Relational database

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An image showing the relationship between the two tables, as indicated by the arrow

A relational database is a way of storing information (data). The database matches data by using identical information that is found within the data set. The resulting groups of data are organized and are much easier for many people to understand.

For example, a database has all information about real-estate sales in a town. This information can be grouped by year, or by sale price, or by buyer's last name and so on. Such a grouping uses the relational model (a technical term for this is schema). Hence, such a database is called a "relational database."

The software used to do this grouping is called a relational database management system (RDBMS). The term "relational database" often refers to this type of software.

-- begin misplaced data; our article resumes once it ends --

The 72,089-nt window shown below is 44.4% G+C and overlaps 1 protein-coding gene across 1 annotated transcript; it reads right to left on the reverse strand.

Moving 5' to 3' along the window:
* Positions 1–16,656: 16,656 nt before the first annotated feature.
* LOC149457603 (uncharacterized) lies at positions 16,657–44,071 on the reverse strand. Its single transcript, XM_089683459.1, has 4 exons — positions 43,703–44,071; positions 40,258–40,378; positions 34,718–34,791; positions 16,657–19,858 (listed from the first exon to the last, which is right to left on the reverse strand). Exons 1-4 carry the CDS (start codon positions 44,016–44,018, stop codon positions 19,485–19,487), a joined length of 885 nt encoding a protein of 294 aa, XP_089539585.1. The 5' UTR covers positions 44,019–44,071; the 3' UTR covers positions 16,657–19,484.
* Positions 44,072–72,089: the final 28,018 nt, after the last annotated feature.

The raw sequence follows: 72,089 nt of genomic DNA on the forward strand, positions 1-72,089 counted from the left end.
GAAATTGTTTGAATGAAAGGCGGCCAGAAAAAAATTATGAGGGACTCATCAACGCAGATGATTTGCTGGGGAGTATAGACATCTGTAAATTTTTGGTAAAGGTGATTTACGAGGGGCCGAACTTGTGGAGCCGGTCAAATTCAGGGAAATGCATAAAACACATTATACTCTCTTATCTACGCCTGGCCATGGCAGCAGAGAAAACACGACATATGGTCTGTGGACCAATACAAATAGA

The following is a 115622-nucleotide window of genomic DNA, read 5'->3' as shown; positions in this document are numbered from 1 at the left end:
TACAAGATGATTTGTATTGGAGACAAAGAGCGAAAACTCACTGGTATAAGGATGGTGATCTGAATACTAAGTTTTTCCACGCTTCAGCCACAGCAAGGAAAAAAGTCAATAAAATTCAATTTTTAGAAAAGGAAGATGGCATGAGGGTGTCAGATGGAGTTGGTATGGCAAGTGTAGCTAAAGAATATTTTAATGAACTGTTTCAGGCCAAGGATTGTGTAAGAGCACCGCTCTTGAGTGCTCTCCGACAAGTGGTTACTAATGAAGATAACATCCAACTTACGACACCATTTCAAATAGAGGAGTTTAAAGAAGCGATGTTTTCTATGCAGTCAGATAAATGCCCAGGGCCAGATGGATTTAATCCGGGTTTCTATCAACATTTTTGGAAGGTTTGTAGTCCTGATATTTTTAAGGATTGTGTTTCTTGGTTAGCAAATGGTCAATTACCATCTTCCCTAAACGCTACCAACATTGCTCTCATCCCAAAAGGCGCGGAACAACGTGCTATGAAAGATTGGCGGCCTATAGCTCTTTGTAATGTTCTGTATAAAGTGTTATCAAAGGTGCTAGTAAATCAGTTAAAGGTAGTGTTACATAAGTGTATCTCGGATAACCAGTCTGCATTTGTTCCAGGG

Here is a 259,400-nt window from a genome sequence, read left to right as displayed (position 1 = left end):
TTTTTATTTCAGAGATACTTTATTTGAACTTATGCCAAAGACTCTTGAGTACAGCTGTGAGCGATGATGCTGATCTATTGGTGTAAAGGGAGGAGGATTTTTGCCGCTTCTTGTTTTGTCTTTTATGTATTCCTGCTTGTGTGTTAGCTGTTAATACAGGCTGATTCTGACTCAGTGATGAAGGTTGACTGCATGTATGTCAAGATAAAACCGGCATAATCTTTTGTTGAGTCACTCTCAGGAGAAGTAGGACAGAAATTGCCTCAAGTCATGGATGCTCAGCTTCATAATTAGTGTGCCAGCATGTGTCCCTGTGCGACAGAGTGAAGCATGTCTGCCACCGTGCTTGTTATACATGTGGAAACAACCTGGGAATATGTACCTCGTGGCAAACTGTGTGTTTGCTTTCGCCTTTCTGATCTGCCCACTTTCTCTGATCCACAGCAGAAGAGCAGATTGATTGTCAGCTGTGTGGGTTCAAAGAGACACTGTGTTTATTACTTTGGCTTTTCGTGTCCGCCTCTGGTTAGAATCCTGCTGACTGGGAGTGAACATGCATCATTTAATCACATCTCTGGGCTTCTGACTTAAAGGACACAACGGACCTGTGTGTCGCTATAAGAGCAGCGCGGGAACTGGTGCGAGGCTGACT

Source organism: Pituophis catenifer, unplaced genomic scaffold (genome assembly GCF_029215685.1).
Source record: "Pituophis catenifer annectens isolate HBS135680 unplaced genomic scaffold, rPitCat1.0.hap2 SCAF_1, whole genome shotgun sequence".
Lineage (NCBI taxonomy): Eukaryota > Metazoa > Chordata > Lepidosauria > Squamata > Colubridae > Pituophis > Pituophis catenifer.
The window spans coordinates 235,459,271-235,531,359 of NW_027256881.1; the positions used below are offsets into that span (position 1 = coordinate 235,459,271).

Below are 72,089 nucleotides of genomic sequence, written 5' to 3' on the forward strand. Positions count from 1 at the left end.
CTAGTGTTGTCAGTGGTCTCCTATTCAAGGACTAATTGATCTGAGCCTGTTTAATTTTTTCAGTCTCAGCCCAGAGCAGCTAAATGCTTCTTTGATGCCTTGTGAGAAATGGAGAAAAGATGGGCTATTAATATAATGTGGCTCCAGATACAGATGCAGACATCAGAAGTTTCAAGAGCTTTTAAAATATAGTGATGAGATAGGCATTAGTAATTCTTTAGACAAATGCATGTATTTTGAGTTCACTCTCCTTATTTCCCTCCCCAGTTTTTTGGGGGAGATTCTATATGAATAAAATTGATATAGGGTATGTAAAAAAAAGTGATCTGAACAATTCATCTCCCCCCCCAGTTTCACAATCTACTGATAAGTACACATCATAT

Relational databases are currently the main way in which companies store information like financial records, medical records, personal information and manufacturing and logistical data.

The term relational database was originally defined by and is attributed to Edgar Codd at IBM Almaden Research Center in 1970.[1]

References[change | change source]

  1. Codd, E.F. (1970). "A Relational Model of Data for Large Shared Data Banks". Communications of the ACM 13 (6): 377–387. doi:10.1145/362384.362685.